When people solve problems, they typically think: ‘What can I add to make it better?’ We tend not to ask ourselves: what can we take away from it, what can we subtract, what can we remove that might still make something better.
I have so many thoughts about this, I can’t even begin to express myself right now. Just wanted to log the finding of this gem (hat tip Lori Sallee). Spent 38 bucks to purchase the original article on Nature, but this summary on Scientific American and the six-minute video below (which I extracted the quote from above) are available for free and more than worth your time.
Let’s just be reminded: removing pieces, more often than not, is free.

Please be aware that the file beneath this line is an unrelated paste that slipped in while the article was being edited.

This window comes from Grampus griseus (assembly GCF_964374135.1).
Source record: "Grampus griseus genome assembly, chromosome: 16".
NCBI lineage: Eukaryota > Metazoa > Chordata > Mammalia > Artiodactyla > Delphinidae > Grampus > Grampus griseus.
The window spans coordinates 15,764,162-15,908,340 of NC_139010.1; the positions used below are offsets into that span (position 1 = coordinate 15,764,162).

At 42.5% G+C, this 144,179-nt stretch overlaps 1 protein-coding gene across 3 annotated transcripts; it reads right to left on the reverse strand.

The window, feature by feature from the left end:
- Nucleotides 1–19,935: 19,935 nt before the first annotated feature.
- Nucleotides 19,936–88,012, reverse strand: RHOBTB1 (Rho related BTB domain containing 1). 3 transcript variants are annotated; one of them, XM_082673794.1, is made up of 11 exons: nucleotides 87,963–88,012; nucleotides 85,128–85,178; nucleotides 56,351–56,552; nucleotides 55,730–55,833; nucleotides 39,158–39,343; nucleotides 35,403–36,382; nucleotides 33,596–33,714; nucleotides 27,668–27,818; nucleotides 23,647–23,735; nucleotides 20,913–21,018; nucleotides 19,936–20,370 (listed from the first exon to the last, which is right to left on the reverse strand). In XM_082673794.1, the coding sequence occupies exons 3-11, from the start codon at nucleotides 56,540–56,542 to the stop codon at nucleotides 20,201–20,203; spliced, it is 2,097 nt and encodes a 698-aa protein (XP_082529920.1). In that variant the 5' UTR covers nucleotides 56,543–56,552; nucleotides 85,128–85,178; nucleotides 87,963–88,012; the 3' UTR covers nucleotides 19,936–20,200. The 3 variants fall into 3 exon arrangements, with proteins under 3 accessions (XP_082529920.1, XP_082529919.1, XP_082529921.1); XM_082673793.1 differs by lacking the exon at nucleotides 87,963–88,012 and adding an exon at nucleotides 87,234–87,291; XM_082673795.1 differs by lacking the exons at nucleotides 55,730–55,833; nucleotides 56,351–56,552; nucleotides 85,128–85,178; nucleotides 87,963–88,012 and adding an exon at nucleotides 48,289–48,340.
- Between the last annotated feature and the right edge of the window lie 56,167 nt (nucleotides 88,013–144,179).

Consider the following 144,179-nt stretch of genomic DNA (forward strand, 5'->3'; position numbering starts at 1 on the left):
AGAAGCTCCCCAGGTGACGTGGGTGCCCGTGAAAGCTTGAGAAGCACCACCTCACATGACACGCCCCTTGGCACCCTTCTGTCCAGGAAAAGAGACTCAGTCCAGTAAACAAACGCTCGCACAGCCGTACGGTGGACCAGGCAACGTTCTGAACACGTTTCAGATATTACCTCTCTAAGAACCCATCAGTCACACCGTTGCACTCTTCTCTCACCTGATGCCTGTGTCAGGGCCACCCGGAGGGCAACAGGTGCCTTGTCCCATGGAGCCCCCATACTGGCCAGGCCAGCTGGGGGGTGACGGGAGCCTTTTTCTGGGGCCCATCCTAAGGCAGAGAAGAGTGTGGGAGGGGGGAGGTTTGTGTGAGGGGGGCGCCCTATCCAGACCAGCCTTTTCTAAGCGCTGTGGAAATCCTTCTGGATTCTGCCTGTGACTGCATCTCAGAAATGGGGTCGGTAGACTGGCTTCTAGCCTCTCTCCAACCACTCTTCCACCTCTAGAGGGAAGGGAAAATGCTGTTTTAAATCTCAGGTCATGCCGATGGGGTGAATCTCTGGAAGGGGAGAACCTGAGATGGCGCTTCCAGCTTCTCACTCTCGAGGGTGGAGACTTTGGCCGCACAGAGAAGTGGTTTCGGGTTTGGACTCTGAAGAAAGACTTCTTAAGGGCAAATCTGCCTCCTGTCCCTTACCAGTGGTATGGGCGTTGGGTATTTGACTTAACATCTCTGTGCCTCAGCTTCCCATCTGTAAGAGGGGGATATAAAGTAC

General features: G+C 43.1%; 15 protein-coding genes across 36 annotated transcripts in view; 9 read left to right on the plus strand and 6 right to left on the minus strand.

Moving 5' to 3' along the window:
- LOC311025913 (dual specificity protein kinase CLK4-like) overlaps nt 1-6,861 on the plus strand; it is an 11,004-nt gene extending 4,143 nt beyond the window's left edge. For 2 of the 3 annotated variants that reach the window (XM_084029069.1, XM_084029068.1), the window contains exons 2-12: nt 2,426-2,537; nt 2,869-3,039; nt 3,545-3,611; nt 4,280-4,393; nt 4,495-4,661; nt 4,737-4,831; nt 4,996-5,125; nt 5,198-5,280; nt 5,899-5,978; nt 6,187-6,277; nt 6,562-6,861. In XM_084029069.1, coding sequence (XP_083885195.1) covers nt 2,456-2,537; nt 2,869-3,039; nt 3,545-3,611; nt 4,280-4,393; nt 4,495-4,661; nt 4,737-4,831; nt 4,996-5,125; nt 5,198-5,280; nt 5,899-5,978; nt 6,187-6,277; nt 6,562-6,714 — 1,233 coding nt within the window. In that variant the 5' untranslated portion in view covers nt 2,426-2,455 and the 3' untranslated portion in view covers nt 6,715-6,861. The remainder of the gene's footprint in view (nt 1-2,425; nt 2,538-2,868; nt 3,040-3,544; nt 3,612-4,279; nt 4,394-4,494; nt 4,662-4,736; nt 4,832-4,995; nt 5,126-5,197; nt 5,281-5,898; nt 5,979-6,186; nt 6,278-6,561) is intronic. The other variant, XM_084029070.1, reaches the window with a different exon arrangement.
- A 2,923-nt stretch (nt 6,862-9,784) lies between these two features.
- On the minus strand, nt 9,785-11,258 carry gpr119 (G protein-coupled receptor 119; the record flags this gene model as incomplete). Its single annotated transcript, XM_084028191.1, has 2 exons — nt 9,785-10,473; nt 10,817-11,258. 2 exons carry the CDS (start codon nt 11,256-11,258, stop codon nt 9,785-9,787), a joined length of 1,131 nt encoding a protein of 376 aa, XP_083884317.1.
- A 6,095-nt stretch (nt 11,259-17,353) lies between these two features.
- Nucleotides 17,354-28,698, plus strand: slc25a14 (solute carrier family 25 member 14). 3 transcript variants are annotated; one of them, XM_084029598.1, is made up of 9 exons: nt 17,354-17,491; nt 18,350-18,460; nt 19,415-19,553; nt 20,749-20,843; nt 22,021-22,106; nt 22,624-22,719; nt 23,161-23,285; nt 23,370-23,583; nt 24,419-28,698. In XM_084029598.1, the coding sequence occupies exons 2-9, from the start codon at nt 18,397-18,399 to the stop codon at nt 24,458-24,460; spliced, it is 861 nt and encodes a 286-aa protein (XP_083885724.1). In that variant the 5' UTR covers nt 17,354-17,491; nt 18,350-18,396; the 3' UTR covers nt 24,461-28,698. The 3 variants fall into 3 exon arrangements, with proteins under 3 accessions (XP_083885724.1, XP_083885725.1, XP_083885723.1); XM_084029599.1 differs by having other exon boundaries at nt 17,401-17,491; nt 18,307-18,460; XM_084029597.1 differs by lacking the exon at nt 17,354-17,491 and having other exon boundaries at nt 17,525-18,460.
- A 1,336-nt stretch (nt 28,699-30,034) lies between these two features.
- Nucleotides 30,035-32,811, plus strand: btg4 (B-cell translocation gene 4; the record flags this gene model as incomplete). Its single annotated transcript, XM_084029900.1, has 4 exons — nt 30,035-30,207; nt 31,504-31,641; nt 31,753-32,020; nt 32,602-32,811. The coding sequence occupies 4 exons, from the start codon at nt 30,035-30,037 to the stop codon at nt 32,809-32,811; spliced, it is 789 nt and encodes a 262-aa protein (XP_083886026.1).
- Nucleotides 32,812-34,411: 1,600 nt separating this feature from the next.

Happy birthday, Torsten! 🎂 I don’t remember the exact moment we met, probably because I was experiencing a rush of conference-induced endorphins at the time. But I clearly remember what happened after.
There are two ways in WordPress to provide context for translatable text (”strings”): the _x() function (along with its related functions), and the /*translators:*/ comment. Their use is described in the Plugin Handbook, but here’s a quick definition of their key differences.
Google is about to begin using Core Web Vitals as a ranking factor. So here’s a friendly reminder for everyone that network payload a.k.a. page weight a.k.a. page size is the most impactful metric on your Lighthouse report – even if it’s not deemed a Core Web Vital by Google.
Because of page size, a child in the U.S. – or anywhere – may have to choose between eating lunch or doing homework. Here is why…